It is a scene itself worthy of a poem, or a painting. Leo, bishop of Rome, thirteenth of that name, now in the ninetieth year of his age, the fifty-seventh of his episcopacy, and the twenty second of his supreme pontificate,  looks out upon the world from his home or prison in Rome on the 31st December 1899. For decades now this old man, one of the wisest of our race, has striven to hold back the advance of antichrist by prayer and intelligence. As he looks back in sadness upon the nineteenth century and forward in trepidation upon the twentieth, his spirit is touched by some afflatus, and uniting his youthful learning to his long experience he composes an Alcaic poem, offering the world to its Saviour.

Notice these two stanzas:-

Auditis? effert impia conscius/ insanientis grex sapientiae; brutaeque naturae supremum/  nititur asseruisse numen.

Nostrae supernam gentis originem/  fastidit excors; dissociabilem,/  umbras inanes mente captans,/  stirpem hominum pecudumque miscet.

That is, ‘Hear ye? A guilty herd comes out with the godless things of a raving wisdom; it strives to establish the supreme divinity of brute nature. Foolishly it disdains the heavenly origin of our race; grasping at empty shadows it confuses the irreconcilable ancestry of men and of beasts.’

Though he doesn’t seem to have considered it opportune to condemn ex cathedra the idea of Adam’s body descending from a beast, Pope Leo clearly held it to be an idea belonging to the insane wisdom of this world.

In disentangling the question of religious liberty it seems useful to distinguish four typical cases of coercion:-

(1) Coercion by the spiritual power of the baptised

(2) Coercion by the spiritual power of the unbaptised

(3) Coercion by the temporal power of the baptised

(4) Coercion by the temporal power of the unbaptised

It is a matter of faith that (1) is licit. According to the 14th Canon of Trent on baptism, the baptised can be coerced to a Christian life by certain penalties, other than by simple refusal of the sacraments. The present Code of Canon Law allows for certain people to be deprived of their jobs or confined within a monastery as a punishment for heresy. In a Catholic society, the bishop could call on the civil power to help enforce such penalties. That would, however, still be an example of coercion (1) in my schema, since I am considering who the prime mover is in the coercion.

(2) is generally illicit, since the unbaptised are not subject to the jurisdiction of the Church. Nor can she ask the civil power e.g. to freeze the bank accounts of Muslims so that they will be induced to convert. However St Thomas believes that the Church has the radical power to deprive independent pagan rulers of their jurisdiction over the faithful (IIa IIae 10,10), only she doesn’t use it, so as to avoid scandal. He says that the Church has the radical power to do this, ‘having the authority of God’, and pagan rulers have merited  – since they would not even be negative infidels without some mortal sin – to lose their dominion. I am not quite sure how this fits with the idea of baptism as what gives the Church jurisdiction over people. Perhaps one could say that she would not be exercising her own jurisdiction, but being a pure instrument of God’s jurisdiction. In any case, it is purely hypothetical, as St Thomas explains, never being done ‘so as not to scandalise them’.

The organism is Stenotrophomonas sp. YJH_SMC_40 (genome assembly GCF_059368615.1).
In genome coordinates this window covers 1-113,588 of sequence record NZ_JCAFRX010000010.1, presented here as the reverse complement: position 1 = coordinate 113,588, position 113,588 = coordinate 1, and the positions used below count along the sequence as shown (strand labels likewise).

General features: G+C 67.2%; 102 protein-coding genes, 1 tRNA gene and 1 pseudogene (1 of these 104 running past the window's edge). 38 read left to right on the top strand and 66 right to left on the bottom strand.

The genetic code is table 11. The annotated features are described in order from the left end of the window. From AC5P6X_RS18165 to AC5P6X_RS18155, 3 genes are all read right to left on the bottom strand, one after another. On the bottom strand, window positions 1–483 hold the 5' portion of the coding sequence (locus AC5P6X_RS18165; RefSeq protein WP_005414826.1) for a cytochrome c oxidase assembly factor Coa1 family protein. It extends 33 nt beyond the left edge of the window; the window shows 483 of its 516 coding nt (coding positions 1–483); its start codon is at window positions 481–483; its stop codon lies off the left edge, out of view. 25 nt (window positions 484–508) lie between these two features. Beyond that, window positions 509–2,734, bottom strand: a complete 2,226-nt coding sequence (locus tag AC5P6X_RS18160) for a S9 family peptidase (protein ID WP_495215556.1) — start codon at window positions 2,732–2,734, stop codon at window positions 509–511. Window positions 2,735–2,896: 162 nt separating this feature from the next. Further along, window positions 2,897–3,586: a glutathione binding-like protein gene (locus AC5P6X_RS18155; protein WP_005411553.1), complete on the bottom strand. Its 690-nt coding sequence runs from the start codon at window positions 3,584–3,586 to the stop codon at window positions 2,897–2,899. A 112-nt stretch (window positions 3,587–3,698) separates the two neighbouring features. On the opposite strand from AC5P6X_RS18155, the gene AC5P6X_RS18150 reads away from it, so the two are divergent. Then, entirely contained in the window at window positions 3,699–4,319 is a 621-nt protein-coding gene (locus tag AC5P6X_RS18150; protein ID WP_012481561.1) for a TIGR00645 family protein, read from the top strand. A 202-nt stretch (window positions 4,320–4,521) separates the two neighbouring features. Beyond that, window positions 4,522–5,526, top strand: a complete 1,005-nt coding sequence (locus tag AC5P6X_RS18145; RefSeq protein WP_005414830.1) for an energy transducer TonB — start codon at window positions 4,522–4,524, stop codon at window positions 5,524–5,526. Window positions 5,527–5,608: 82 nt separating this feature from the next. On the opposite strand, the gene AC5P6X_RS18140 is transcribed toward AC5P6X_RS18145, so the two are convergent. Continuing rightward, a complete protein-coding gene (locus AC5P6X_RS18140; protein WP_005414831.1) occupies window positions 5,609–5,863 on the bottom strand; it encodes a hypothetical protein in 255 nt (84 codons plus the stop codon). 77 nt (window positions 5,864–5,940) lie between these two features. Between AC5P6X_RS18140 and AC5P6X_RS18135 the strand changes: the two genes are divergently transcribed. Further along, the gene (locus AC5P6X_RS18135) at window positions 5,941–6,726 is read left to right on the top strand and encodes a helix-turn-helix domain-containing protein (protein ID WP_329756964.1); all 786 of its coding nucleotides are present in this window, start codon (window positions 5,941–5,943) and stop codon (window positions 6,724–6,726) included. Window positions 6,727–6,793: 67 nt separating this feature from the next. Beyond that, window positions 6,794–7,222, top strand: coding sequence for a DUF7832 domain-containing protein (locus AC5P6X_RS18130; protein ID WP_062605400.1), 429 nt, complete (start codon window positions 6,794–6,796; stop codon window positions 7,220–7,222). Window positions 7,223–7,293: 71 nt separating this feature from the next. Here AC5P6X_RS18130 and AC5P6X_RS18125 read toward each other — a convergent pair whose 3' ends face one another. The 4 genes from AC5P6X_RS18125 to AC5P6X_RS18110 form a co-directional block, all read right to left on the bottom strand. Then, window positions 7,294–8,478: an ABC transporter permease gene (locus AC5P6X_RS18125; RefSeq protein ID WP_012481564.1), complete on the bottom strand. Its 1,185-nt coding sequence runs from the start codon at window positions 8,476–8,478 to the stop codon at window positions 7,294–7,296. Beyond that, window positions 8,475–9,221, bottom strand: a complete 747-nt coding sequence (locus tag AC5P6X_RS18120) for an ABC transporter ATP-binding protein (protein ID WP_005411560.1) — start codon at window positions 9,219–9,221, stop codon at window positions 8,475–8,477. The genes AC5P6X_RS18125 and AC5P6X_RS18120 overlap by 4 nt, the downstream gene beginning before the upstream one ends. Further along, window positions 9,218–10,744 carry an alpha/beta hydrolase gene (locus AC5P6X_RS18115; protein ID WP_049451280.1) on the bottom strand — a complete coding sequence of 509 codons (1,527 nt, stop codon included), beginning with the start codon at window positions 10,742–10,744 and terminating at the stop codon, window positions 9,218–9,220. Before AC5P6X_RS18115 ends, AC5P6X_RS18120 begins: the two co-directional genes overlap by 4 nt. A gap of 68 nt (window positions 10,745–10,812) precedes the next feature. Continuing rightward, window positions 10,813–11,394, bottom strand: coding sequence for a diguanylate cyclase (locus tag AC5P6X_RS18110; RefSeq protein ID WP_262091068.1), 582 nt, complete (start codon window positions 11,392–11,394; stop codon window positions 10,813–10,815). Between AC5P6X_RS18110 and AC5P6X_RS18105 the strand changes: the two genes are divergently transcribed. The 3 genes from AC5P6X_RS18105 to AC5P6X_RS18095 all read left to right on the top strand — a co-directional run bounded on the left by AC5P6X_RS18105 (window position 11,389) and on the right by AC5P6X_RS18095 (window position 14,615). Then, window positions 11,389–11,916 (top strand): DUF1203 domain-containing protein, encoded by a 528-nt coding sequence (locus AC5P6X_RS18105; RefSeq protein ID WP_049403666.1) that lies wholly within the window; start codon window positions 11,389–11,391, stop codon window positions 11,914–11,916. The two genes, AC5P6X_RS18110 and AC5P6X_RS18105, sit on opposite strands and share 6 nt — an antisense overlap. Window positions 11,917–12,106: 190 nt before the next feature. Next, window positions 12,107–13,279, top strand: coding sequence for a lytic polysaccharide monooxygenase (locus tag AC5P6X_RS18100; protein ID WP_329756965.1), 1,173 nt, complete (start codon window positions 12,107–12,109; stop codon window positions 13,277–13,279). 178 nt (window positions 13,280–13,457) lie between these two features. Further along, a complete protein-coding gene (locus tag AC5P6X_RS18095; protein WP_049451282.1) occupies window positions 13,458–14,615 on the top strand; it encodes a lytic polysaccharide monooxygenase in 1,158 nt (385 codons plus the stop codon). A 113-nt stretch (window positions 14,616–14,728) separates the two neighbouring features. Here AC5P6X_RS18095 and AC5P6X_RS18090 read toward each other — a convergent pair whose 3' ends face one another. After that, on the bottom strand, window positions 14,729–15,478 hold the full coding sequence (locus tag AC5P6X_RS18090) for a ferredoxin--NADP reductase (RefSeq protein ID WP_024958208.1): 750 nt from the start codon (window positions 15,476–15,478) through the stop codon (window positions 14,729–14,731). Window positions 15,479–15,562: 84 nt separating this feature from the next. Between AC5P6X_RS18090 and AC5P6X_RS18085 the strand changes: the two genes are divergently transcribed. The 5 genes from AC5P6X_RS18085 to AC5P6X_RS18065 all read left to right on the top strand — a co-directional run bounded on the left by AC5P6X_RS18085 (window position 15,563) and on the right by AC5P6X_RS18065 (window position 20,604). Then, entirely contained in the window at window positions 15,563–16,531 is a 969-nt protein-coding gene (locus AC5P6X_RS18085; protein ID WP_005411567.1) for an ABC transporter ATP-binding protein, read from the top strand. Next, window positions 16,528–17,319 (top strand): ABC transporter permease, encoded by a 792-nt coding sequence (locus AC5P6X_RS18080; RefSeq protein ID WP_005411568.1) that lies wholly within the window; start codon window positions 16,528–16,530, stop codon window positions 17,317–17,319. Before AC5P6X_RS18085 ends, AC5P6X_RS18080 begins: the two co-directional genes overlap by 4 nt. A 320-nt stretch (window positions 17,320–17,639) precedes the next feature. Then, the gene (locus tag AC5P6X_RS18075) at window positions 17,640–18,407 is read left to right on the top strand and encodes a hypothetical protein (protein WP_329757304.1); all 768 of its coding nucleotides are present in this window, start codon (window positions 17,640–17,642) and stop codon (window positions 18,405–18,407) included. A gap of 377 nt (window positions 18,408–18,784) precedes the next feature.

(3) appears to be illicit in the sense that the civil power cannot legitimately impose penalties for heresy, schism and apostasy except at the will, implicit or explicit of the ecclesiastical power. From the very fact that the spiritual power is higher than the temporal power, the latter must yield to the former when they deal with the same subject-matter.

(4) is perhaps the most controversial point. St Thomas teaches (IIa IIae 10,11), in words that are used by Leo XIII for discussing the same subject, that the rites of pagans (the Jews are a special case) are per se to be suppressed because they are sinful, except when this would lead to some greater evil or prevent some greater good. But from whom is the initiative to come, ecclesiastics or politicians? Since the pagans would be under the jurisdiction of the latter, it would seem to come from them. The civil ruler is the one who has the charge of the temporal common good, and so it seems to be he who must decide, e.g. if a small group of Muslims who have taken refuge in his Catholic country after a civil war back home should be allowed a mosque or not. The question then arises of how a refusal by the civil ruler of the Muslims’ request would square with Dignitatis Humanae. I think it can do if you take into account the clause about ‘public morality’ in DH as a reason to limit religious liberty. In the actual order of providence, every non-Catholic cultus tends to weaken the clarity with which the average citizen, not specially firm in the faith, grasps the truth of the Catholic Church as the one ark of salvation; which surely is a ‘moral’ truth, and therefore a matter of public morality. Only, unlike the case with (1), the civil rulers here cannot aim at coercing the beliefs of the pagans, since, as DH teaches, no merely human power has jurisdiction over the conscience as such.